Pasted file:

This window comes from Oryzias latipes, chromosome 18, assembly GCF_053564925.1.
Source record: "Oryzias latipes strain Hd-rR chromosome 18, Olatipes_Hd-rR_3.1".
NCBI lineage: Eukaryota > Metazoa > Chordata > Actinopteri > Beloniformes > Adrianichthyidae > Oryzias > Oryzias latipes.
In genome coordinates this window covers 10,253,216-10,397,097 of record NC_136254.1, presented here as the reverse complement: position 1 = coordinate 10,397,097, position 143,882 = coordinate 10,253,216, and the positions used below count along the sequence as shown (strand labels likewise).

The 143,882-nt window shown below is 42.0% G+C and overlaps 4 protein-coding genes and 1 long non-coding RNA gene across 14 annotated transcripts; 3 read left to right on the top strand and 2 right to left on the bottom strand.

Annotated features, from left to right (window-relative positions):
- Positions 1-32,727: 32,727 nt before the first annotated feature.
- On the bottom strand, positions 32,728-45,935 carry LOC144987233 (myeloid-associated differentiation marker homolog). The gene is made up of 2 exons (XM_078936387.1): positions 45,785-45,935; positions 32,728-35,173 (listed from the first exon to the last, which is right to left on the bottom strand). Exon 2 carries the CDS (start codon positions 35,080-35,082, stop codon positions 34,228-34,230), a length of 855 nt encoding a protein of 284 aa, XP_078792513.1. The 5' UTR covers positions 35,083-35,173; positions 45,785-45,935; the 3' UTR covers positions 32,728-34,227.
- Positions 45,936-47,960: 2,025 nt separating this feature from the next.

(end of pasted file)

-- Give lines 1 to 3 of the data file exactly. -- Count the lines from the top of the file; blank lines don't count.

This window comes from Oryzias latipes, chromosome 18, assembly GCF_053564925.1.
Source record: "Oryzias latipes strain Hd-rR chromosome 18, Olatipes_Hd-rR_3.1".
NCBI lineage: Eukaryota > Metazoa > Chordata > Actinopteri > Beloniformes > Adrianichthyidae > Oryzias > Oryzias latipes.